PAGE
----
At a gala party on Wednesday, Amazon launched its first smartphone. It is distinguished from other phones by the ease with which you can use it to buy things from Amazon.
President Obama is organizing the first of its kind African summit in Washington this summer. In the run-up to that high-level gathering, young African leaders are in the U.S. for a leadership training program. We catch up with some of them on the campus of University of Virginia.
In a major upset, the world's champion soccer team, Spain, lost to Chile 2-0 and has been eliminated from the World Cup tournament. Spaniards have had to deal with a lot of bad news of late. This is the last thing they expected from the world's No. 1 champion team.
China is one of the largest investors in Greece, and has poured money into the country at a time when other investors balked. Beijing wants Greece to be its gateway to Europe's marketplaces.
Islamist Sunni militants reportedly control most of Iraq's largest oil refinery, as they vow to push on to Baghdad. Meanwhile, there is a growing call for Prime Minister Nouri al Maliki to step down.
Real Estate agents often take poetic license with listings: light-filled patio unit means basement apartment. Tom Faison got bored writing the usual listings, and now his are mini works of art.
House Republicans are to pick a new majority leader Thursday, following Eric Cantor's primary defeat. The favorite is Rep. Kevin McCarthy of California, whose district is more than a third Latino.
According to a new NPR poll, in the 12 states with competitive Senate races this fall, only 38 percent of likely voters said they approved of the way the president is handling his job.
A controversial practice to tie, hold down or seclude agitated students mostly impacts kids with disabilities. Schools say it's for safety, but opponents say it's dangerous and a civil rights issue.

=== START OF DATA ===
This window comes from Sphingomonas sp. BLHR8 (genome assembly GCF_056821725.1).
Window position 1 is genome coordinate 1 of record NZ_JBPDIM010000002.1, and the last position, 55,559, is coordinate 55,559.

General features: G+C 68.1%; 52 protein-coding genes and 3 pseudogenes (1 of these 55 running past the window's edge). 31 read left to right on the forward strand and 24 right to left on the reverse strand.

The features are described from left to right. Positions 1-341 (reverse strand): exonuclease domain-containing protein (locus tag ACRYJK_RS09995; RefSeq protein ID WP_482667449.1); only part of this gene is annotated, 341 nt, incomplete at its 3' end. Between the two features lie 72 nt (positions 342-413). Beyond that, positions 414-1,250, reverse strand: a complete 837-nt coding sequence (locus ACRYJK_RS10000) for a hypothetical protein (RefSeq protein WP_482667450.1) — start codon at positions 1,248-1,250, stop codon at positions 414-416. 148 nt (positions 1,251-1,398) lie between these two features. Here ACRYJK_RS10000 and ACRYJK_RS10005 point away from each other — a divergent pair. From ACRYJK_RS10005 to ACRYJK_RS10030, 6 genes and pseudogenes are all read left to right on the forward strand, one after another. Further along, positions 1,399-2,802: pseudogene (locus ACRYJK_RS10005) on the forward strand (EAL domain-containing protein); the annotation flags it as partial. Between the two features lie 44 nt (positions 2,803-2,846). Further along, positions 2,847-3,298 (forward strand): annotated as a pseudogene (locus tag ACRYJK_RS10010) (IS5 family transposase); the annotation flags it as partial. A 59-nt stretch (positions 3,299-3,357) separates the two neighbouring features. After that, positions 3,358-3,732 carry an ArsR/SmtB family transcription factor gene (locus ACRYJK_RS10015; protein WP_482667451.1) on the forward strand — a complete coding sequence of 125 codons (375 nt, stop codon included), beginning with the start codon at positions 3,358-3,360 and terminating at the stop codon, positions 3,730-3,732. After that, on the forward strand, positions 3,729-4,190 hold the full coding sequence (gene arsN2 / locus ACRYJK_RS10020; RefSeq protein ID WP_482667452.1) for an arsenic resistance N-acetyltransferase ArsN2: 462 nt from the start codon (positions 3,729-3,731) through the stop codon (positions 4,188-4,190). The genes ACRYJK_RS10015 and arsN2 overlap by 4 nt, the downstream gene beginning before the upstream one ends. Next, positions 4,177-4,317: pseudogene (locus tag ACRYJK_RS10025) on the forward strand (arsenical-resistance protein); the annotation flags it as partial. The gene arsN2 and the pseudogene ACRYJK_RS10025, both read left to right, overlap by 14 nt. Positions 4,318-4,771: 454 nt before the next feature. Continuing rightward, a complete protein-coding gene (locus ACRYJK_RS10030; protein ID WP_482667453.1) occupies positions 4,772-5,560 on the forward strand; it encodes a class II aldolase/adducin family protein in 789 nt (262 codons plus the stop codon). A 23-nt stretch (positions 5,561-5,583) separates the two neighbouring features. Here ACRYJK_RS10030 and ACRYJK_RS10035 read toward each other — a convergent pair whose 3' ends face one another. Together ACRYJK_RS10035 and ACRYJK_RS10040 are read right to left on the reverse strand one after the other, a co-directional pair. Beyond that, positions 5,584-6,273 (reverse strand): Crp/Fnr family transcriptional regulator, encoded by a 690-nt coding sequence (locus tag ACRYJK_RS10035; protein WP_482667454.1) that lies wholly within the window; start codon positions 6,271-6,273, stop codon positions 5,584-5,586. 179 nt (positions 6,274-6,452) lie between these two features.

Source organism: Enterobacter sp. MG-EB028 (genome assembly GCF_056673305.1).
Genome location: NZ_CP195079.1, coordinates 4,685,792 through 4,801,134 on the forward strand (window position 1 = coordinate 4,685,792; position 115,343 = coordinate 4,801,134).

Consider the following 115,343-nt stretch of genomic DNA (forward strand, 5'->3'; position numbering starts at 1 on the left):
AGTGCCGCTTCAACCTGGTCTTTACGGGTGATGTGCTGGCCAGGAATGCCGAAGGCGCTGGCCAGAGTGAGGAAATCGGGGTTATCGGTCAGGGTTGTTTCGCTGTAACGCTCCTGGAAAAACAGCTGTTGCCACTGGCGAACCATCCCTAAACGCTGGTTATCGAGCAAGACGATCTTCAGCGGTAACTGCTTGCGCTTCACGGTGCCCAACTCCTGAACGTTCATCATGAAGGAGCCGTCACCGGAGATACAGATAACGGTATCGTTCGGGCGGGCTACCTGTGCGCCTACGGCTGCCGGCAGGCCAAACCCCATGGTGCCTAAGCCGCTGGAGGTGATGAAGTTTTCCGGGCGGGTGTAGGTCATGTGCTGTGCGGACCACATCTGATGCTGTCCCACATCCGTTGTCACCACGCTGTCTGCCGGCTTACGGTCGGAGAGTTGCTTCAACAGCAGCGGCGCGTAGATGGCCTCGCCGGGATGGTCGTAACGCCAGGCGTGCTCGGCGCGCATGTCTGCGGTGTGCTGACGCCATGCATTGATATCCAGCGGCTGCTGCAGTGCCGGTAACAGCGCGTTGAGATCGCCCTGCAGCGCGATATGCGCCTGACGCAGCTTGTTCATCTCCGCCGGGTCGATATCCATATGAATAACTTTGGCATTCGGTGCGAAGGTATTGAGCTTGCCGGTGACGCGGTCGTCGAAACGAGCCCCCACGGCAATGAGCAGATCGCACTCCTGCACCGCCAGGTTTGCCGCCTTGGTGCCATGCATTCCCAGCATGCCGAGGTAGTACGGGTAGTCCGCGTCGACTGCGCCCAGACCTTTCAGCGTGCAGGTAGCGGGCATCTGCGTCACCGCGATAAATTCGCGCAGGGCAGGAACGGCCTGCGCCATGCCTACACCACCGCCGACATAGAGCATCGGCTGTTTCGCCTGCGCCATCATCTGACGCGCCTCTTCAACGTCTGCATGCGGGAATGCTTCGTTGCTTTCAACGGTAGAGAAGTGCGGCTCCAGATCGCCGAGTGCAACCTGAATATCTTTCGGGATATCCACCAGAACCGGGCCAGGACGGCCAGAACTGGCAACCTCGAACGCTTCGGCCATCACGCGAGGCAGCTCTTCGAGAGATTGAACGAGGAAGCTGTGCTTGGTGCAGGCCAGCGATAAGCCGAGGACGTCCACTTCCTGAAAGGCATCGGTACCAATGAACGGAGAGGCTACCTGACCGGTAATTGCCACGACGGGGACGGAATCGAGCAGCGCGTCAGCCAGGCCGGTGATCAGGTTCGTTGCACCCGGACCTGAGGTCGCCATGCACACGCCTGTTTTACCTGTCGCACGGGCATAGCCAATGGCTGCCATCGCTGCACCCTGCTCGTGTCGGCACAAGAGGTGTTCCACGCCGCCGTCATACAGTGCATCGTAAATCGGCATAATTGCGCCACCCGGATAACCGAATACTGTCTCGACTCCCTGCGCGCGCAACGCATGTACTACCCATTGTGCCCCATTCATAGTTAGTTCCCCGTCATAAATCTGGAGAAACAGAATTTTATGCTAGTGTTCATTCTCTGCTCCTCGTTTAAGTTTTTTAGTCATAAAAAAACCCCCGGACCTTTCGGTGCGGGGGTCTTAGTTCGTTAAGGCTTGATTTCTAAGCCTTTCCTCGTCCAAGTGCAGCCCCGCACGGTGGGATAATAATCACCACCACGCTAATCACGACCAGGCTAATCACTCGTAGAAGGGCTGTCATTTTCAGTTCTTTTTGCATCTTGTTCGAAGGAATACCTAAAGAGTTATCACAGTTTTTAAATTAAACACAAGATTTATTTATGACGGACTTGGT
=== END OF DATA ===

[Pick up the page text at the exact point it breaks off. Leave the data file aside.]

Federal officials have struck a deal to detain unaccompanied migrant children at an empty college in the tiny town of Lawrenceville, Va. But local pushback has put the plan on hold.
The Belgian pop artist took Europe by storm in 2009 with the song "Alors On Danse." Five years later, he hopes to ride a wave of new hits across the Atlantic.
Fifty years ago, three civil rights workers were killed by Ku Klux Klan members in Mississippi. Organizers who pushed for justice then are now educating youth so they can continue to call for change.
People traveling on the Sanriku Railway Network can now use special KitKat candy wrappers as train tickets. It's part of a campaign to revive tourism after the tsunami in 2011.
An Italian aerospace firm, in conjunction with coffee company Lavazza and the Italian space agency, have jointly developed a system for producing zero-G espresso.
What happened after Africa's biggest country split in two? Renee Montagne talks to James Copnall about his book, A Poisonous Thorn in Our Hearts: Sudan and South Sudan's Bitter and Incomplete Divorce.
In World Cup action Tuesday, Brazil and Mexico played to a draw. Despite the dashed hopes of the home team, Brazilians are feeling more buoyant generally about hosting soccer's biggest tournament.
Customs officials confiscated more than 80 pound of caramel spread. Officials say they'll release the sweet treat when the team presents a health certificate for the milk-based product.
Seun Kuti, who is the son of Afrobeat star Fela, now leads his father's band. With their third album — "A Long Way to the Beginning" — Kuti says he and the band have finally perfected their Afrobeat sound.